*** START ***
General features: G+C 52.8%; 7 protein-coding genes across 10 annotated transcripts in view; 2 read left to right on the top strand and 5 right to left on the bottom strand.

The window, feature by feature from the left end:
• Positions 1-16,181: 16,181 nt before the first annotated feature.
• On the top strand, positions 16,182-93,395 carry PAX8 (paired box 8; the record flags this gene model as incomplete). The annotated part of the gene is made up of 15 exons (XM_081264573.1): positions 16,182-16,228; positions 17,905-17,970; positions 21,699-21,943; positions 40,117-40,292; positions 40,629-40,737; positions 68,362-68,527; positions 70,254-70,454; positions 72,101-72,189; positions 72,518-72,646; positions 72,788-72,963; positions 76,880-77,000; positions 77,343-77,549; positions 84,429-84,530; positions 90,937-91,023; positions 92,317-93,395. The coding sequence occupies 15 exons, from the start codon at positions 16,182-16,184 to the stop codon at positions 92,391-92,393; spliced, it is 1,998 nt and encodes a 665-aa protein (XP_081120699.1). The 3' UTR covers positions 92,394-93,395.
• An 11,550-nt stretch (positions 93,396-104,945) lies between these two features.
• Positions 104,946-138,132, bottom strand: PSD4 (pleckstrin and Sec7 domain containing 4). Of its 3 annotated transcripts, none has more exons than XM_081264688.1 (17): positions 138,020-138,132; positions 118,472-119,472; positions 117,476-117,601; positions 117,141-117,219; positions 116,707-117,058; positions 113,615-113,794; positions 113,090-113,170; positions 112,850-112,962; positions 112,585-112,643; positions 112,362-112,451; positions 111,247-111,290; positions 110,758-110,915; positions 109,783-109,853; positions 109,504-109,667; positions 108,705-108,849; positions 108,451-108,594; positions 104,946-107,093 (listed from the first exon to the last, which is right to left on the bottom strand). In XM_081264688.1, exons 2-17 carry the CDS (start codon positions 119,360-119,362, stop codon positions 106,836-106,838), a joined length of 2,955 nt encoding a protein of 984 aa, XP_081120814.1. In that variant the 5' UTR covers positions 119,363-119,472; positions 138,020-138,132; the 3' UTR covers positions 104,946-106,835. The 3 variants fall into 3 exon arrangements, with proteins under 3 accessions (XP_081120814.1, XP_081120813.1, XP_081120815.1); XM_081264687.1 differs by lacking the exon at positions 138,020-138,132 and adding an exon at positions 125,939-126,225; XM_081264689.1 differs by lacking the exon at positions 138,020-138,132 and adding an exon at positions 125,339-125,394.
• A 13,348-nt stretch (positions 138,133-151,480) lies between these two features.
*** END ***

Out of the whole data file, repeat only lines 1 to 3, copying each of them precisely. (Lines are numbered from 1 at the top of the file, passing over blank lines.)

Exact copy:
General features: G+C 52.8%; 7 protein-coding genes across 10 annotated transcripts in view; 2 read left to right on the top strand and 5 right to left on the bottom strand.

The window, feature by feature from the left end:
• Positions 1-16,181: 16,181 nt before the first annotated feature.